This statistical model is not a generalized linear model even though the gamma distribution is a member of the exponential family of distributions. The reason is that the shape parameter must be independent of the predictors, $x_i(t)$, for generalized linear models, but we have found that the shape parameter varies significantly with the predictors (see Figure 2).

The Generalized Gamma Distribution

While the gamma distribution is an improvement over the exponential discussed previously, we find that it is not flexible enough to capture the extremes in precipitation. The gamma distribution can either over- or under-predict the extreme precipitation (depending on location or time of year) but it is more common for it to under-predict the extremes. To have more control over the decay of the distribution in the tails of the distribution we use the generalized gamma distribution: \begin{equation}\label{eqn:p_am_ggam} \Pr { \left\{ P_{am}(t) = z \right\} } = \begin{cases} \frac{c}{b\Gamma(\frac{a}{c})} \left(\frac{x}{b}\right)^{a-1} \exp\left(-\left(\frac{z}{b}\right)^c\right), & z>0 \\ 0, & \textrm{otherwise.} \end{cases} \end{equation} The key generalization in equation (\ref{eqn:p_am_ggam}) is the addition of $c$ in the term that determines the behavior of the distribution for large $z$: $\exp\left(-\left(z/b\right)^c\right)$. When $c < 1$ then the distribution has a 'heavier' tail that decays more slowly than the standard 'exponential-like' tail of the gamma distribution ($c = 1$). A heavier tail increases the extremes relative to the mean and will help correct the most common bias in the gamma distribution. Likewise a 'lighter' tail will help correct cases where the gamma distribution over-predict extremes.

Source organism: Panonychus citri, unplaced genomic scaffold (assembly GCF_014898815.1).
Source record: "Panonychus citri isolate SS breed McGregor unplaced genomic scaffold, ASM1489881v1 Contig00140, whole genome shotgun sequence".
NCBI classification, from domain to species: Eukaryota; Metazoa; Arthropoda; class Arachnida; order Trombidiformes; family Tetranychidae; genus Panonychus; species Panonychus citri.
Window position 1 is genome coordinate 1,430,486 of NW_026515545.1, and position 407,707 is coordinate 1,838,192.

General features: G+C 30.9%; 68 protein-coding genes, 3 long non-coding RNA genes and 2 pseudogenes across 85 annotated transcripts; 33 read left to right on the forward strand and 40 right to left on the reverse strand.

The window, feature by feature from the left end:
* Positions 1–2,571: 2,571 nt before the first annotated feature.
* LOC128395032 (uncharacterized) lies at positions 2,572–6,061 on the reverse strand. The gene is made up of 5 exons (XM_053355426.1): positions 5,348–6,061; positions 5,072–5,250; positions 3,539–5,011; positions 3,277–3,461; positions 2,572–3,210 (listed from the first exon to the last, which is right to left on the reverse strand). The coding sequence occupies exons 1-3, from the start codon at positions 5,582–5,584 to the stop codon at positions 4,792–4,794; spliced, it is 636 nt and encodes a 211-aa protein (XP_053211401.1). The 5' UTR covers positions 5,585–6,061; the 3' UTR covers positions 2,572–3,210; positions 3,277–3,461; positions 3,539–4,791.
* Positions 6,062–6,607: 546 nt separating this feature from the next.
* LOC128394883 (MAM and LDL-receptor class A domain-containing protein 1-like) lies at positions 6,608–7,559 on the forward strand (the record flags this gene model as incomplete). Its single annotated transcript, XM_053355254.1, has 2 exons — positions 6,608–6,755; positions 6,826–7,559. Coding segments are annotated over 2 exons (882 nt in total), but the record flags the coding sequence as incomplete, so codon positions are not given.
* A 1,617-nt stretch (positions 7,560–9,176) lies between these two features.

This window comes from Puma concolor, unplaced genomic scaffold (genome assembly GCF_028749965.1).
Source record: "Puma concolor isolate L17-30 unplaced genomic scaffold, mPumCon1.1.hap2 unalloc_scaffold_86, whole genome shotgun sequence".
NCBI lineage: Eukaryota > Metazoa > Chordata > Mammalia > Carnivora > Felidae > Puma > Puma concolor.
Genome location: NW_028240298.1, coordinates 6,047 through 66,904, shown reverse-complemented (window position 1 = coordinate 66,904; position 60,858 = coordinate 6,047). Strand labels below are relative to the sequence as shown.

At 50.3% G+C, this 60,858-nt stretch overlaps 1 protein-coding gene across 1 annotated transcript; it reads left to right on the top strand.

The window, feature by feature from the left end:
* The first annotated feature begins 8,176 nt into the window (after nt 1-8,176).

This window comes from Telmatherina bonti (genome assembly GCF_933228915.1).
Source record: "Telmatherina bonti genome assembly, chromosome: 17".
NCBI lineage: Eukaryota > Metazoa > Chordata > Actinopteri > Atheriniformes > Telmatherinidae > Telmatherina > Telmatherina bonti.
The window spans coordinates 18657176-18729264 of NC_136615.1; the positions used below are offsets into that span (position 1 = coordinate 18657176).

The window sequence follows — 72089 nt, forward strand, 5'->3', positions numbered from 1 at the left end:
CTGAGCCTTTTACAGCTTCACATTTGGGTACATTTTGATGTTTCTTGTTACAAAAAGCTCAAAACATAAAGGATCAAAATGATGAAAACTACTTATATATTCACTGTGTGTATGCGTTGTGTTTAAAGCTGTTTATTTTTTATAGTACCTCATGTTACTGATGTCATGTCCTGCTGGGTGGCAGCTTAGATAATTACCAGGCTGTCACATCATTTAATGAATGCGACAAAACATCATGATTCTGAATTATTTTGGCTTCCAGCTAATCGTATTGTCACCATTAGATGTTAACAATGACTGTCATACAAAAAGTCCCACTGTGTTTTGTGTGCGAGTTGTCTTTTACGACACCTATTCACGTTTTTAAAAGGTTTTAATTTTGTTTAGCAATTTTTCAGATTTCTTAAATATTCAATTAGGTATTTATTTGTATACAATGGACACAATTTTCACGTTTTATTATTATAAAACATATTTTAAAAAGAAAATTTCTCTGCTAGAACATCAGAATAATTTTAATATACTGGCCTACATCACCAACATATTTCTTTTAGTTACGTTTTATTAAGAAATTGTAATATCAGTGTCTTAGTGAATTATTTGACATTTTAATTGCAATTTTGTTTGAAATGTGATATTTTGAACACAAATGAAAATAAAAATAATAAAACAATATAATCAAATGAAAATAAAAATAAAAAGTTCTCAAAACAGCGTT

We find that letting $c$ be a constant independent of time (unlike the other two parameters) allows enough flexibility to capture the extremes. This is advantageous because our limited sample size limits the number of the free parameters that we can estimate reliably. As in the case of the gamma distribution, we predict the mean, $\mu$, directly in terms of the predictors instead of the scale parameter, $b$. Unlike the gamma distribution, however, the formula for the mean is rather complicated: \begin{equation}\label{eqn:mom_ggam} \mu = b\frac{\Gamma\left(\frac{a+1}{c}\right)}{\Gamma\left(\frac{a}{c}\right)} \end{equation} The mean, $\mu$, and the shape, $a$, depend on the large-scale predictors in the same way as the gamma distribution (equation \ref{eqn:mu_a}). After $\mu$ and $a$ are known, we use equation (\ref{eqn:mom_ggam}) to find $b$.

The procedure for estimating the parameter $c$ for the generalized gamma distribution is different than that for the other distributions. Because $c$ is meant to capture the extremes, which by definition are very rare, we do not estimate $c$ individually for each station like we do for the other parameters. Instead $c$ is fit region by region by aggregating at least 200 stations together. The details will be described later.